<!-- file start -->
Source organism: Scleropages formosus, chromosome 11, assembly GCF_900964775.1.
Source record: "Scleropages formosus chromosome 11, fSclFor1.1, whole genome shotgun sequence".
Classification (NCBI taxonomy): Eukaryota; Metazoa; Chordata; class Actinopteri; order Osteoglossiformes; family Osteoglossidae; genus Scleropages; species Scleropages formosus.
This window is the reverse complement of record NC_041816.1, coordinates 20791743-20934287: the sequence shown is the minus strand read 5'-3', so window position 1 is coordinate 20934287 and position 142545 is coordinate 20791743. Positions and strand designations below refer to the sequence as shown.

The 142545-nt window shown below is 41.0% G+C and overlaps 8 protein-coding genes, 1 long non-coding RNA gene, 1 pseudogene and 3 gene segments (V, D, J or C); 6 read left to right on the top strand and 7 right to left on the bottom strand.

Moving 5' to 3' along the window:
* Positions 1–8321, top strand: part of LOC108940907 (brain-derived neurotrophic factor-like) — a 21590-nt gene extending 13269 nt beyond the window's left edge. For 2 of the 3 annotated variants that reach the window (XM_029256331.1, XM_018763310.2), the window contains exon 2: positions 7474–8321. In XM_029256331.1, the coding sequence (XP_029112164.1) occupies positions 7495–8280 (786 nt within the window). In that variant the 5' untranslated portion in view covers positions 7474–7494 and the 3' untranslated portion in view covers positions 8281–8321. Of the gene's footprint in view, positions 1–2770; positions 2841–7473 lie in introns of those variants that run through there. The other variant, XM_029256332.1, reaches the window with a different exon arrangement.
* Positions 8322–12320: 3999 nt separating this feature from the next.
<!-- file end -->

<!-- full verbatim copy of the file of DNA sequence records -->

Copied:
Source organism: Scleropages formosus, chromosome 11, assembly GCF_900964775.1.
Source record: "Scleropages formosus chromosome 11, fSclFor1.1, whole genome shotgun sequence".
Classification (NCBI taxonomy): Eukaryota; Metazoa; Chordata; class Actinopteri; order Osteoglossiformes; family Osteoglossidae; genus Scleropages; species Scleropages formosus.
This window is the reverse complement of record NC_041816.1, coordinates 20791743-20934287: the sequence shown is the minus strand read 5'-3', so window position 1 is coordinate 20934287 and position 142545 is coordinate 20791743. Positions and strand designations below refer to the sequence as shown.

The 142545-nt window shown below is 41.0% G+C and overlaps 8 protein-coding genes, 1 long non-coding RNA gene, 1 pseudogene and 3 gene segments (V, D, J or C); 6 read left to right on the top strand and 7 right to left on the bottom strand.

Moving 5' to 3' along the window:
* Positions 1–8321, top strand: part of LOC108940907 (brain-derived neurotrophic factor-like) — a 21590-nt gene extending 13269 nt beyond the window's left edge. For 2 of the 3 annotated variants that reach the window (XM_029256331.1, XM_018763310.2), the window contains exon 2: positions 7474–8321. In XM_029256331.1, the coding sequence (XP_029112164.1) occupies positions 7495–8280 (786 nt within the window). In that variant the 5' untranslated portion in view covers positions 7474–7494 and the 3' untranslated portion in view covers positions 8281–8321. Of the gene's footprint in view, positions 1–2770; positions 2841–7473 lie in introns of those variants that run through there. The other variant, XM_029256332.1, reaches the window with a different exon arrangement.
* Positions 8322–12320: 3999 nt separating this feature from the next.